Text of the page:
Cities consisting of perimetre blocks from the past provide examples of how strict urbanistic order has been complemented by the opposing disorder of the individual over time. Whether by simply using a balcony as storage for an expensive scooter or a moment of flourishing colour, these rigid blocks have proved a rich platform for lasting vitality in their inhabitants lifestyles. A101 Urban Block aims to maintain the economy of this typology while extending its diversity.
If one looks at typical Russian or eastern European housing blocks, some characteristics can be discovered. In mono-functional designed blocks inhabitants like to customize their balcony. The balcony can be seen as the main focus point of personal expression. It is a bonus-space which can be used differently by each inhabitant. Closed off, painted in a funky color, hanging a banner, park an expensive motorcycle
It is good to keep this in mind and adapt the design to it, so that the final result combines certain coherence with a personal touch.
The Mashtab Block City Development can be seen as an intelligent way to create a simple and efficient city in the Russian context. The urban mass of most cities consists of housing. Building houses is not however synonymous with building cities. Can a series of independent blocks make a city? Can their sum be more than their individual parts?
The Block City Concept can be interpreted as an exercise in making a city out of pre-cooked standardized blocks. The concept is not new, as famous cities such as Paris and Barcelona have successfully conformed to the typology and become the most celebrated examples of urbanism in the world. The best of these combine the strict order of the block or the grid, with the disorder and variety of individual infills, thus creating a strong base for a long lasting and lively neighborhood. Sometimes new infills appear and old ones disappears. Sometimes a facade changes color or a building changes function.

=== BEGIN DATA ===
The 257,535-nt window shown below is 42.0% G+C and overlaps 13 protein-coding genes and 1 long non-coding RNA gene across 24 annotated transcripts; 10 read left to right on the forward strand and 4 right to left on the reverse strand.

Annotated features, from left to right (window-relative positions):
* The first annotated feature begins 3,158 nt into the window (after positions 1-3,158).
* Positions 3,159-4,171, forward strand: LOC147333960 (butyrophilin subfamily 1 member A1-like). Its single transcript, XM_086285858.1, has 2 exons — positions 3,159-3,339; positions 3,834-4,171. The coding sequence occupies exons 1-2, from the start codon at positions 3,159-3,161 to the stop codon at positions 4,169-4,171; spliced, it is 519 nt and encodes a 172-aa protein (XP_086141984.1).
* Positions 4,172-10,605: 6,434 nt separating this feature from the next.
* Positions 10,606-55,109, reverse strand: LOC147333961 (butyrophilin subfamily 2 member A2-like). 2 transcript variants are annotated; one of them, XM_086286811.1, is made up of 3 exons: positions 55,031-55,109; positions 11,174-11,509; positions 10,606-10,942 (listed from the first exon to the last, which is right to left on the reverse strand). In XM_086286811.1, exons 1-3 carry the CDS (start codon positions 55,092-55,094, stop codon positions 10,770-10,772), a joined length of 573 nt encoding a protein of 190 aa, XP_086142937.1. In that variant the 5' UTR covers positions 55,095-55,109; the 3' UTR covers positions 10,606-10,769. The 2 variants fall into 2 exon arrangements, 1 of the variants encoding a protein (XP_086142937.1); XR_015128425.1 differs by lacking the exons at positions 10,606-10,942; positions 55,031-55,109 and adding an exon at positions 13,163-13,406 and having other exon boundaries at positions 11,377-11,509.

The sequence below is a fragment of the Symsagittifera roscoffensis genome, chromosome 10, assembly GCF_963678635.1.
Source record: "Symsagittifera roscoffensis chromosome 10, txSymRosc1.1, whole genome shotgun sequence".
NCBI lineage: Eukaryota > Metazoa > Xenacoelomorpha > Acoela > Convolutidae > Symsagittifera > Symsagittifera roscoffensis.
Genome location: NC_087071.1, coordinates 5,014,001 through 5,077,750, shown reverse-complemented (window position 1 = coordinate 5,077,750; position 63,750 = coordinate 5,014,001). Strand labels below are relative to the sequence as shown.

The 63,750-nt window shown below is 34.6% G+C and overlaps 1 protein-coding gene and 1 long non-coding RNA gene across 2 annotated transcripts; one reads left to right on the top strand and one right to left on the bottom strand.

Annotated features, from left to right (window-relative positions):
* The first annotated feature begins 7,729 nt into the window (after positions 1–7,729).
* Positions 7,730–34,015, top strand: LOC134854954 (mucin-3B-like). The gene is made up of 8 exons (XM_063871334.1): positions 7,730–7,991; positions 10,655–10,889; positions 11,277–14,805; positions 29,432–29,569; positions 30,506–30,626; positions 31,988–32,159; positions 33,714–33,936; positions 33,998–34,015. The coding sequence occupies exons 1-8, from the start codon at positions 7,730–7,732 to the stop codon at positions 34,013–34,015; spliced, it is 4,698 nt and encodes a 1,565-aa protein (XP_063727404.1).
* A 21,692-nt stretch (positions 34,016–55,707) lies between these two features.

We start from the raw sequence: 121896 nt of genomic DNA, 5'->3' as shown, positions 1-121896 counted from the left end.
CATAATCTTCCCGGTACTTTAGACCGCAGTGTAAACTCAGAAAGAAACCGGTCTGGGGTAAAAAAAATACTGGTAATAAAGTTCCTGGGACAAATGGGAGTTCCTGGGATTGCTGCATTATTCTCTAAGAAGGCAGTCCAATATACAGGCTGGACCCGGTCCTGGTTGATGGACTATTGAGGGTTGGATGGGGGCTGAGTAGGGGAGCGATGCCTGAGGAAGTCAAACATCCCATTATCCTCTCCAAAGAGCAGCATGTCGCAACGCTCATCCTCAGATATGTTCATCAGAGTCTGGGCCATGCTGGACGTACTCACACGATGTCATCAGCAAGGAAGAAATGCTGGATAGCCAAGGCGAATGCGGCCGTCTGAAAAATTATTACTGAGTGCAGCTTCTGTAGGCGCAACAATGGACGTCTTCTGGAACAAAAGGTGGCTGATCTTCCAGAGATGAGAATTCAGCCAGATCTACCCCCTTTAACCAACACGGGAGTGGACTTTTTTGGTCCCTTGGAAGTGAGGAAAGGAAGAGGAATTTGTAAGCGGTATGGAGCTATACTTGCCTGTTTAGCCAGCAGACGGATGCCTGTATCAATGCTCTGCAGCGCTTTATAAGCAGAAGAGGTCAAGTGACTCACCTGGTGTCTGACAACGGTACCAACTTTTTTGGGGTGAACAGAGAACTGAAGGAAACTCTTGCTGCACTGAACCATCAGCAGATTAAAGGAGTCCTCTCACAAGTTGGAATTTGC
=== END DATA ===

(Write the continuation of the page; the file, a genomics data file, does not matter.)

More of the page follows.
How site specific can a Block City be? The A101 site on the south side of Moscow is defined by the leftover spaces between natural forested areas. Maintaining these green spaces mean maintaining the site's strongest feature. These strips of forest act as a buffer between the housing and the nearby regional highway. The blocks are then oriented on the site in an irregular grid according to sunlight, and a ringroad provides connections between blocks. These blocks are then diversified with different heights, widths, and functions of buildings. Prominant buildings such as public facilities are mixed into the blocks at key points for orientation. Within the blocks, what is normally dead space becomes programmed, semi public space.
The result of this exercise is a differentiated city consisting of almost 100% standard sized blocks. The combination of the irregular pattern with the standard blocks results in a more differentiated series of urban spaces. Green space is distributed so that inhabitants never have to take more than two turns to access it.